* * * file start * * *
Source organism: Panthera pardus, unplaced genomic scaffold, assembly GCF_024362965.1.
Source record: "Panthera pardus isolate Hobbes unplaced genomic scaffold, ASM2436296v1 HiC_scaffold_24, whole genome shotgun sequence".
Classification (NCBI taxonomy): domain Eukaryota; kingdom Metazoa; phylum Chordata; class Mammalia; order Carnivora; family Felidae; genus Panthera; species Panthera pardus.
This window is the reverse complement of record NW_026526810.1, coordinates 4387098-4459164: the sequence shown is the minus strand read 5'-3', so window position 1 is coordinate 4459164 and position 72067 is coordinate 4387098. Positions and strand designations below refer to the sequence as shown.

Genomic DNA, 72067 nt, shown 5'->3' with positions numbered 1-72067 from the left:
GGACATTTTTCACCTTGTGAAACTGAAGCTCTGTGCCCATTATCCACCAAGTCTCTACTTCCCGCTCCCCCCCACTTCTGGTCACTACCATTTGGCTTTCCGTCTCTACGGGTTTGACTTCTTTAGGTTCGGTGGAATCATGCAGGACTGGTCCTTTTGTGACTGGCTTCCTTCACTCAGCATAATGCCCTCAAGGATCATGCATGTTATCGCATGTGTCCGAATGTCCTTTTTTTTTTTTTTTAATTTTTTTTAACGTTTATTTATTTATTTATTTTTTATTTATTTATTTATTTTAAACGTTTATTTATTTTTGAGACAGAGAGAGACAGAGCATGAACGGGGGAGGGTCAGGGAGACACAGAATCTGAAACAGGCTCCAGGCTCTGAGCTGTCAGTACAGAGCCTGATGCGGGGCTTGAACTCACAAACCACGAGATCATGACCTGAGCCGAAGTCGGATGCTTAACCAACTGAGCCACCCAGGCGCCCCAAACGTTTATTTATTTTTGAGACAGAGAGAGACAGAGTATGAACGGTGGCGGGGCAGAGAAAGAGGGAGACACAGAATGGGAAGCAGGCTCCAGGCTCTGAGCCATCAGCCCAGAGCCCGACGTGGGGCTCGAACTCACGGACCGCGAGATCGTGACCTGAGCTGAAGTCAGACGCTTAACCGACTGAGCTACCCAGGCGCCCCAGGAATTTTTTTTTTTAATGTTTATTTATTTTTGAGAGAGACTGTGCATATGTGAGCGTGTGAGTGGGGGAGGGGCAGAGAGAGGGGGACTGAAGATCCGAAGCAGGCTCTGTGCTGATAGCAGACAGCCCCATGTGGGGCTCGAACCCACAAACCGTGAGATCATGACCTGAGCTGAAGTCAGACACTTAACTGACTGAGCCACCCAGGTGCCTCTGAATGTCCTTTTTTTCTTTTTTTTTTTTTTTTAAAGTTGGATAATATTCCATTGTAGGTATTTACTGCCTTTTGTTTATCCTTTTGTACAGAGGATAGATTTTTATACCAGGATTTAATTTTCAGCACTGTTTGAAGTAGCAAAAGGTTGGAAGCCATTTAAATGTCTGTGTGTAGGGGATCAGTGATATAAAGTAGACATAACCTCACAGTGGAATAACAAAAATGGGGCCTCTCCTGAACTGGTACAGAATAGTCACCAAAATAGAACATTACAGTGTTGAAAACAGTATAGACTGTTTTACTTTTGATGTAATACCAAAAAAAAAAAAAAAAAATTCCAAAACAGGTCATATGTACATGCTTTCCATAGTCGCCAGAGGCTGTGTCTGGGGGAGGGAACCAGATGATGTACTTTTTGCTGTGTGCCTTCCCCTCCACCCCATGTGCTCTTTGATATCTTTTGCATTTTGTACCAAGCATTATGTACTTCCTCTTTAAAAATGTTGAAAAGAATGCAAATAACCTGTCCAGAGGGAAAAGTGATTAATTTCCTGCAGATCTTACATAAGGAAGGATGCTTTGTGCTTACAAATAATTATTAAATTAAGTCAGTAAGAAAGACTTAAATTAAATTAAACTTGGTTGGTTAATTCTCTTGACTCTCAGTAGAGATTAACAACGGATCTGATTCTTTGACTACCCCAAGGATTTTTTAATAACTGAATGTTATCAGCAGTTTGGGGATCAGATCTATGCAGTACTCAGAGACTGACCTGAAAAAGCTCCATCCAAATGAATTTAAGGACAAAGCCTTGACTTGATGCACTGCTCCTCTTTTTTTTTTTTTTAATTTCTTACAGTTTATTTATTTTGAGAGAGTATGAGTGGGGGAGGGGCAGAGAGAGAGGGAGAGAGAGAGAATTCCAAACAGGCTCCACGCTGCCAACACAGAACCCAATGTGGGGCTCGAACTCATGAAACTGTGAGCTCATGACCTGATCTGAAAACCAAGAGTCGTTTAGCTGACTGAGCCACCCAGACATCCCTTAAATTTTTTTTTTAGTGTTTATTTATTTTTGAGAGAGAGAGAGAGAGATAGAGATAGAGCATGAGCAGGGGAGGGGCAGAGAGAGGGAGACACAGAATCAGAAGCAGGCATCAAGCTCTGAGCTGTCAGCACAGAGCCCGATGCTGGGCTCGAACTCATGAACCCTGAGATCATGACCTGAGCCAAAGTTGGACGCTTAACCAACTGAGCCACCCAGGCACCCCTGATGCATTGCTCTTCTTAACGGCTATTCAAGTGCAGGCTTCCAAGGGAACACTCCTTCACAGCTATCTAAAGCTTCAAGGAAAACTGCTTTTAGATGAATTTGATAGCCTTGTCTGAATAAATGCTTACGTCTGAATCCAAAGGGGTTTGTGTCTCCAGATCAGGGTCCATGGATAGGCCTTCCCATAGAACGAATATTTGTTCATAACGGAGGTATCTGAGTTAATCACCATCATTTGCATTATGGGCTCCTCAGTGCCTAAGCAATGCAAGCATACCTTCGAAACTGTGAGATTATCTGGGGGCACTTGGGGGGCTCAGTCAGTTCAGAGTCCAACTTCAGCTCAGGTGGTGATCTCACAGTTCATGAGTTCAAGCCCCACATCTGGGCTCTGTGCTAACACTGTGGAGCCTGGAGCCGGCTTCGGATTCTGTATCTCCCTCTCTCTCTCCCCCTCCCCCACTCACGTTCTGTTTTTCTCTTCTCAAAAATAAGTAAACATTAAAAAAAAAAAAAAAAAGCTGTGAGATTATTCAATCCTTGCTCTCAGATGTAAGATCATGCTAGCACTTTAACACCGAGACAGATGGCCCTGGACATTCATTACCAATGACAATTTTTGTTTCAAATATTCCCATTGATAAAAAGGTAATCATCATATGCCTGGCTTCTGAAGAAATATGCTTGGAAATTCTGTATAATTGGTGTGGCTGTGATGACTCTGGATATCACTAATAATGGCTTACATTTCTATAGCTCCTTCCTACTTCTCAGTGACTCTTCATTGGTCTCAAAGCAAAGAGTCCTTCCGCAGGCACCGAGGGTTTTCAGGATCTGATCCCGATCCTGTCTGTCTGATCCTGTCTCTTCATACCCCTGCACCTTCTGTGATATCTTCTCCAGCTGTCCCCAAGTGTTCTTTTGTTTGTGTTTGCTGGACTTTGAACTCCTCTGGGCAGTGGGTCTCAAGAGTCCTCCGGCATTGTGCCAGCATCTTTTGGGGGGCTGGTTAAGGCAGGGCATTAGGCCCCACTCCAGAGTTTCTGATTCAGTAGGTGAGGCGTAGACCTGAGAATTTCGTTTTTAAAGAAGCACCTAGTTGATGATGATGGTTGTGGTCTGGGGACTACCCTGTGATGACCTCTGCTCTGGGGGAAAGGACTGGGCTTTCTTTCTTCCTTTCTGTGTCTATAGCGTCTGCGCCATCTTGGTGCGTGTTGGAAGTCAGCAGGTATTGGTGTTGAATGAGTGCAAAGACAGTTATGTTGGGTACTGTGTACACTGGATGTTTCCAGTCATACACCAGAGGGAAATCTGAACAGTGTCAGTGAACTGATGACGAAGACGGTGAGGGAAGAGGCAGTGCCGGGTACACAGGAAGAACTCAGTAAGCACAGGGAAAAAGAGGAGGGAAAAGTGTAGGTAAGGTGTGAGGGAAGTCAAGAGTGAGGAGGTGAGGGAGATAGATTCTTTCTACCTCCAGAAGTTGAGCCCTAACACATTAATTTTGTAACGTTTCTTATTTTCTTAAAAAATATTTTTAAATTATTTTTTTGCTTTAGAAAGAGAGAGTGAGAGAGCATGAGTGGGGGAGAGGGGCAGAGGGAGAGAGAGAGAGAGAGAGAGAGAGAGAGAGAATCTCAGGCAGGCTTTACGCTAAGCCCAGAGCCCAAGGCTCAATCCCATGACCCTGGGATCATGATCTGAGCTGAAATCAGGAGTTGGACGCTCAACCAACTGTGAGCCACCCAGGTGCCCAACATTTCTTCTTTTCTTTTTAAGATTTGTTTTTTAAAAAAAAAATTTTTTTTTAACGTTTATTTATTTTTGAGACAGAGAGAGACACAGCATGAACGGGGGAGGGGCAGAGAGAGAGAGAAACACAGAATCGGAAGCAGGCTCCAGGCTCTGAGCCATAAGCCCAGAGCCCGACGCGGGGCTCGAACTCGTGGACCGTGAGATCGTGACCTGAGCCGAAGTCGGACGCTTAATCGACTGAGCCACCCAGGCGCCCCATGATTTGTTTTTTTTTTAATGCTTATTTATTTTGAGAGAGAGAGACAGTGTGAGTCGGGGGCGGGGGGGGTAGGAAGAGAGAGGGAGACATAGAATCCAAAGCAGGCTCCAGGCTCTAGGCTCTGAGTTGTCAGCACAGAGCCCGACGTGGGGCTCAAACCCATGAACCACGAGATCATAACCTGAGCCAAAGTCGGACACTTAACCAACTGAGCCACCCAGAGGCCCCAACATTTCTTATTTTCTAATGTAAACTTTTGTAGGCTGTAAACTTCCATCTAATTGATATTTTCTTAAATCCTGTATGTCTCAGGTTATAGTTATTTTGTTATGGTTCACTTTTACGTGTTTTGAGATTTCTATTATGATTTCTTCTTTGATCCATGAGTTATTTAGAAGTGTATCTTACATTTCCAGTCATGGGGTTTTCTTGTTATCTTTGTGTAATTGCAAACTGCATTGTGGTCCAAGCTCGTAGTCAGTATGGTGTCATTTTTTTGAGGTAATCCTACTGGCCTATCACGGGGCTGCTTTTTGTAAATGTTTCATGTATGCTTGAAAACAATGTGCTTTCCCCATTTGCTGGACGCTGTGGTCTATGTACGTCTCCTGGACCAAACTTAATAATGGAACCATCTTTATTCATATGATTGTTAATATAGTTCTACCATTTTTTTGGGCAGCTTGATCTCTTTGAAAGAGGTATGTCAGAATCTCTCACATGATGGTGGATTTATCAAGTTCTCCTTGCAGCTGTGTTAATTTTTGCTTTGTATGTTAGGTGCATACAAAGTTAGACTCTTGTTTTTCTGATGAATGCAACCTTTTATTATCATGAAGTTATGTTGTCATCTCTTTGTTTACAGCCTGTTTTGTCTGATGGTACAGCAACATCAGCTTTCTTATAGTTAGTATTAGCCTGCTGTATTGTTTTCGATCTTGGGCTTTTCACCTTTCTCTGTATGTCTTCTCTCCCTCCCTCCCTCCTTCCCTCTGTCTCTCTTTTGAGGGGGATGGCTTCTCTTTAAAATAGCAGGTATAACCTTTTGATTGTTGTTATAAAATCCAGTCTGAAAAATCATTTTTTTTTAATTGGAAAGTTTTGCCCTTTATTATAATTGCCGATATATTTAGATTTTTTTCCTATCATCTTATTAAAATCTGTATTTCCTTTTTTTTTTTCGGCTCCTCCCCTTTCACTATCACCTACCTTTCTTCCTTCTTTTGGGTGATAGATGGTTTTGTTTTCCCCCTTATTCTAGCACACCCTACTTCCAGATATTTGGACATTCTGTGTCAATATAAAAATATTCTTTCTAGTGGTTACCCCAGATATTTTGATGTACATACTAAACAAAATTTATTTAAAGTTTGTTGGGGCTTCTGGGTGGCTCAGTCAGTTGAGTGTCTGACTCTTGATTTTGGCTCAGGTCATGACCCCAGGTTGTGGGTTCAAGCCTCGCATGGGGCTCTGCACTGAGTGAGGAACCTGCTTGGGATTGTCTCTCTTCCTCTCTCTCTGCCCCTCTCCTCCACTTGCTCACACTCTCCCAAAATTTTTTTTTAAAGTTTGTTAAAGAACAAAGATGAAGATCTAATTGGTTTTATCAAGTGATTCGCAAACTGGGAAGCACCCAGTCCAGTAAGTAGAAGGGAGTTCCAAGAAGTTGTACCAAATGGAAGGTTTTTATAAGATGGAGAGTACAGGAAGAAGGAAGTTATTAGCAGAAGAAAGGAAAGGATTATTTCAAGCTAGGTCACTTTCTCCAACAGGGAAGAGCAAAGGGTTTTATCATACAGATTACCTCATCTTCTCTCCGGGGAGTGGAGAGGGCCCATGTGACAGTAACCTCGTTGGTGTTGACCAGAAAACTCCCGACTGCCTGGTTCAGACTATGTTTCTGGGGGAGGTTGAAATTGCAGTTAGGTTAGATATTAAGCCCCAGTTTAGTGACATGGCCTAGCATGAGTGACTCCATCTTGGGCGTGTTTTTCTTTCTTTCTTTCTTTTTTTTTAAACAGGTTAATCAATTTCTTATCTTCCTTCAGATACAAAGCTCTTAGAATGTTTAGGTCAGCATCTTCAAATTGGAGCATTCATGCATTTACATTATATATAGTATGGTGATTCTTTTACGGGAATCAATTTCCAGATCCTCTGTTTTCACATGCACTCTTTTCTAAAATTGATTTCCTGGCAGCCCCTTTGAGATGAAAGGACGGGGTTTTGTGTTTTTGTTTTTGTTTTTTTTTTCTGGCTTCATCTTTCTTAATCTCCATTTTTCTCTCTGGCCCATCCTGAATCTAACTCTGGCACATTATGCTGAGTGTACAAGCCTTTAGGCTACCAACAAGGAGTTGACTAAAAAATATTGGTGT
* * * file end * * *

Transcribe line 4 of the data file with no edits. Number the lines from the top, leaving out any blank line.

This window is the reverse complement of record NW_026526810.1, coordinates 4387098-4459164: the sequence shown is the minus strand read 5'-3', so window position 1 is coordinate 4459164 and position 72067 is coordinate 4387098. Positions and strand designations below refer to the sequence as shown.